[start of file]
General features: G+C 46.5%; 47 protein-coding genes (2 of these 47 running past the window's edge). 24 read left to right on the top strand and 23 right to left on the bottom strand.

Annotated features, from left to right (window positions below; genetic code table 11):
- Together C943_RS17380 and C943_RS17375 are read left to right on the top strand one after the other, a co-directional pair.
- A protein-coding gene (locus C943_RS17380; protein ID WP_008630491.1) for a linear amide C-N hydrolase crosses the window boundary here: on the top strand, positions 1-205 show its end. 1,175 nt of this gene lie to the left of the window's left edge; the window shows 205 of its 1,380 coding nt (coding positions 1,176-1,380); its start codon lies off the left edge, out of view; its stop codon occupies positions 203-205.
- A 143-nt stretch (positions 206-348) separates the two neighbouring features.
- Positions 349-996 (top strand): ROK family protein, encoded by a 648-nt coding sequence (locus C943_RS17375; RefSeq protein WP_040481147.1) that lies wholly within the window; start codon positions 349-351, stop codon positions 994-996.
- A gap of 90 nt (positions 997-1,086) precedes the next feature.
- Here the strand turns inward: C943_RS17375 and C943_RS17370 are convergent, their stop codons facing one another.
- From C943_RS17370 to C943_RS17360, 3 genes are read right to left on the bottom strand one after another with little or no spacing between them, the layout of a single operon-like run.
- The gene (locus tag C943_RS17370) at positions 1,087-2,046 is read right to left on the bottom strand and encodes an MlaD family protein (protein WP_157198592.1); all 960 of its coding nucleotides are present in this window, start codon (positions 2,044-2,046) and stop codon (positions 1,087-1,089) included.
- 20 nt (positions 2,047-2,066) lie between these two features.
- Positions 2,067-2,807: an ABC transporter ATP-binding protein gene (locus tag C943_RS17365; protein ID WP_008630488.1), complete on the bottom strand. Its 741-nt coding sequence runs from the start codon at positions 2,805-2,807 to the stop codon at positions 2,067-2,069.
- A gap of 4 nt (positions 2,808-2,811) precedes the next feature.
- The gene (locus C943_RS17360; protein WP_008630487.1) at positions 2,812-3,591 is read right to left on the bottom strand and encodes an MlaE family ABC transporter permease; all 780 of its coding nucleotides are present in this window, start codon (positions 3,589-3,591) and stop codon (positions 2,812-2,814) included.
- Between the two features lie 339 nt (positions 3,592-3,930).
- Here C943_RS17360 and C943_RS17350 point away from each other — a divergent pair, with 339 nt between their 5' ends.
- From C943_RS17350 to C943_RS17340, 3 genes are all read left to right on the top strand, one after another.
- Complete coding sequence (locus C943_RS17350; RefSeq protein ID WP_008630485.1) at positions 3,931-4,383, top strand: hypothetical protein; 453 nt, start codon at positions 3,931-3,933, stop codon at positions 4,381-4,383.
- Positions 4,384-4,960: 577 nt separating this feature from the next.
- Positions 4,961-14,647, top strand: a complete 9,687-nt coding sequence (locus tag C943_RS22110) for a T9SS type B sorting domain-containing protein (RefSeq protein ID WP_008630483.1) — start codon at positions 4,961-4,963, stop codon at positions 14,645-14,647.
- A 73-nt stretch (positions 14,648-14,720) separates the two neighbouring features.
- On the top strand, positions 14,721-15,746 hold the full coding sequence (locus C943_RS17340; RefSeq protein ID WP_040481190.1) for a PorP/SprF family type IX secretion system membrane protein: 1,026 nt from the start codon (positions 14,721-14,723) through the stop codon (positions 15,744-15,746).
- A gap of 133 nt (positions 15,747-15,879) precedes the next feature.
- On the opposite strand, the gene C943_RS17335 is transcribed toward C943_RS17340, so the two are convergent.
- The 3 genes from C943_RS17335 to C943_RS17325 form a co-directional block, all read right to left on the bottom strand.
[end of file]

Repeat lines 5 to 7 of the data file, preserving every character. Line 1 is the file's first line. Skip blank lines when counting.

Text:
- A 143-nt stretch (positions 206-348) separates the two neighbouring features.
- Positions 349-996 (top strand): ROK family protein, encoded by a 648-nt coding sequence (locus C943_RS17375; RefSeq protein WP_040481147.1) that lies wholly within the window; start codon positions 349-351, stop codon positions 994-996.
- A gap of 90 nt (positions 997-1,086) precedes the next feature.